Early View Article - The Intricacies of Firms’ Support for Labor Provisions in US Trade Agreements

The Intricacies of Firms’ Support for Labor Provisions in US Trade Agreements

Do pro-trade firms want trade agreements to include stronger provisions protecting workers? The position of those firms in the US in recent years is often counterintuitive vis-à-vis the expectations of the literature. To solve that puzzle, I argue that it is necessary to account for the intricacies of the position of firms/associations on US trade–labor linkage according to their GVC integration. I argue that highly GVC-integrated firms/associations fear the uncertainties of strong labor provisions in PTAs and prefer to oppose commitments that could potentially lead to sanctions. However, it can be risky to oppose the inclusion of strong labor provisions in US PTAs. Instead, I argue that highly integrated firms/associations nowadays support trade–labor linkage but attach intricate conditions to that support based on lessons from previous experiences. To probe that argument, I perform a qualitative text analysis of the public submissions of firms/industry associations positioning themselves on the link between trade and labor in US PTAs between 2008 and 2020. The empirical analysis underscores the plausibility of my hypothesis. The results point to subtle ways in which pro-trade firms may lobby trade–labor linkage. The paper has implications to the design of sustainable development provisions in US PTAs and beyond.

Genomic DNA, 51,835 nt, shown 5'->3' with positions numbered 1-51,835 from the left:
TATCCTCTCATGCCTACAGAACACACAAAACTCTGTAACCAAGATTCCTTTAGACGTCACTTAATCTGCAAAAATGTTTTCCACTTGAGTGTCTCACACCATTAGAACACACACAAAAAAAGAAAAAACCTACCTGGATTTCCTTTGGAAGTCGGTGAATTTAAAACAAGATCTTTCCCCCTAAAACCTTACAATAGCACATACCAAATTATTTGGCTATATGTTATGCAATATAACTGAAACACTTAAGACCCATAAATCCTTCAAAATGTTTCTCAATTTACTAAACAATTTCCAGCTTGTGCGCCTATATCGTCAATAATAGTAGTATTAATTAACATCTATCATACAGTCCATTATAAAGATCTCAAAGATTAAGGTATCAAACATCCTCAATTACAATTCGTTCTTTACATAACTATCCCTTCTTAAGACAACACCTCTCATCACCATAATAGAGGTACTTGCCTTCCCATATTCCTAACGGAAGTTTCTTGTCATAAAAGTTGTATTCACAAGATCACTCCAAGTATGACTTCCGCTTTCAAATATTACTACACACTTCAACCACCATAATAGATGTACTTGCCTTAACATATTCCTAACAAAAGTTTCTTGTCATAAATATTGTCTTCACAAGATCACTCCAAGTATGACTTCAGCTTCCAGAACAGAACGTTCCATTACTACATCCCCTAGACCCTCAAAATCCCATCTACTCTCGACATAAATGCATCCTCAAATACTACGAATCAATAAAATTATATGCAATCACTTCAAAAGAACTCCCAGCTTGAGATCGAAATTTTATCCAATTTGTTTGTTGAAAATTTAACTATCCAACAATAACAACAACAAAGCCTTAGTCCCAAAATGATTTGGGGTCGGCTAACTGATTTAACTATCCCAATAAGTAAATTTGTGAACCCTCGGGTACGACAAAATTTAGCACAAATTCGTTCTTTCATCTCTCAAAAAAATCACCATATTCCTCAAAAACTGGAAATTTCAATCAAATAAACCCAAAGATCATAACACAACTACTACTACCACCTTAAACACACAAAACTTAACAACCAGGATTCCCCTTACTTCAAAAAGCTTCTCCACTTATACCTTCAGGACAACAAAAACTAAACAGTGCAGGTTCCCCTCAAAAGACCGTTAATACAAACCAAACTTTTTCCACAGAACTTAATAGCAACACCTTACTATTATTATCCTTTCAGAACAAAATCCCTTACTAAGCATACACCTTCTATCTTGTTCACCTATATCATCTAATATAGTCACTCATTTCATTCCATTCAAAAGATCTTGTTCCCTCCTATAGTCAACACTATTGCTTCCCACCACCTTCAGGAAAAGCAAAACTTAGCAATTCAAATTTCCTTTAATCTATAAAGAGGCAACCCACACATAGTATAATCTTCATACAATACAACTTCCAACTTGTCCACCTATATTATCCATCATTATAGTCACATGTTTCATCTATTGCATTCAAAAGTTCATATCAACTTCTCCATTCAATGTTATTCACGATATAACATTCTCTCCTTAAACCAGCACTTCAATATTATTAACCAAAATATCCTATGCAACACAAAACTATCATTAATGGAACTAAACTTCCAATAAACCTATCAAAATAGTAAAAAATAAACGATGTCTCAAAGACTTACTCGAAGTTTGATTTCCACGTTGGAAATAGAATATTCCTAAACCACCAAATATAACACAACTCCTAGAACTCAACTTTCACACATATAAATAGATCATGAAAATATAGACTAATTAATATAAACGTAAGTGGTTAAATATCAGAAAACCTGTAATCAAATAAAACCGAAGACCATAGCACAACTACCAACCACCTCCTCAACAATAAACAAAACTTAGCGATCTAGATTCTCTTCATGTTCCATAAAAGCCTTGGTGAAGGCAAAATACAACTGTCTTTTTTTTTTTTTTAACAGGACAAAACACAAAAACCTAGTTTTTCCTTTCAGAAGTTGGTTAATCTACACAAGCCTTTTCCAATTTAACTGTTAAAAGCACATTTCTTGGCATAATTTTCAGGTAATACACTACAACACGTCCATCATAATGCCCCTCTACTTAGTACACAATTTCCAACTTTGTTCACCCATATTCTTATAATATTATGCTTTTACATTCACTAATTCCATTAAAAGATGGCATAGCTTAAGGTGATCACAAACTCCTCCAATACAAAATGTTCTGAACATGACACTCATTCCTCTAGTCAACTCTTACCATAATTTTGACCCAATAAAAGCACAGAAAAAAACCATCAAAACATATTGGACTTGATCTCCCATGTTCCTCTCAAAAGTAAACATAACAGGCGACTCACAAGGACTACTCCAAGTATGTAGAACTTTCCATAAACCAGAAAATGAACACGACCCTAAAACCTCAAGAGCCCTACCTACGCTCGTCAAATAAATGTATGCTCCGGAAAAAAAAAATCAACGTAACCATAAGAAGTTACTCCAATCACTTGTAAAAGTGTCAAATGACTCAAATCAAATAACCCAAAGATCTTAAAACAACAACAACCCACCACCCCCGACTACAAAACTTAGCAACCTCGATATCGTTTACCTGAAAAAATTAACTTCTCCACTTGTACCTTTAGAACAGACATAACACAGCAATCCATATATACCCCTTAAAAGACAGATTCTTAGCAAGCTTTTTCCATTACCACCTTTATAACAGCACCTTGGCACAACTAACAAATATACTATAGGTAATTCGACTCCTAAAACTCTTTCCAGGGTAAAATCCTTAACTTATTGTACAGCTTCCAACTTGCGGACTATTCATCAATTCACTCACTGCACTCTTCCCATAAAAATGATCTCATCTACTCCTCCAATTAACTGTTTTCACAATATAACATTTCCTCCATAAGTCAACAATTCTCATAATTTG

Policy Implications

  • Given that large firms may seek to uphold existing regulations on trade–labor linkage, policy entrepreneurs should reinforce and expand the participation of a broad range of actors from the civil society when looking for policy innovations in that area.
  • Similarly, when looking for policy innovations policy entrepreneurs should bear in mind that industry champions for the promotion of better labor practices along the supply chain using voluntary instruments will not necessarily be proactive in the promotion of stronger labor standards using instruments of hard law.
  • To more fully understand the position of key stakeholders on trade–labor linkage, policymakers should factor in variables linked to international economic integration but also dynamics that are context-specific, such as the specific trajectory of a country when promoting sustainable development provisions in economic agreements.
  • To more fully understand the political underpinnings of promoting sustainable development objectives via trade, policymakers should pay close attention to the characteristics of the mechanisms of dispute resolution of those provisions.
  • In regions where demand for the inclusion of sanctions in the design of sustainable development provisions in PTAs is growing, the EU in particular, policymakers seeking to more fully understand the reaction of key stakeholders from the private sector for/against such provisions can learn from the US experience.


Photo by naeem mayet via Pexels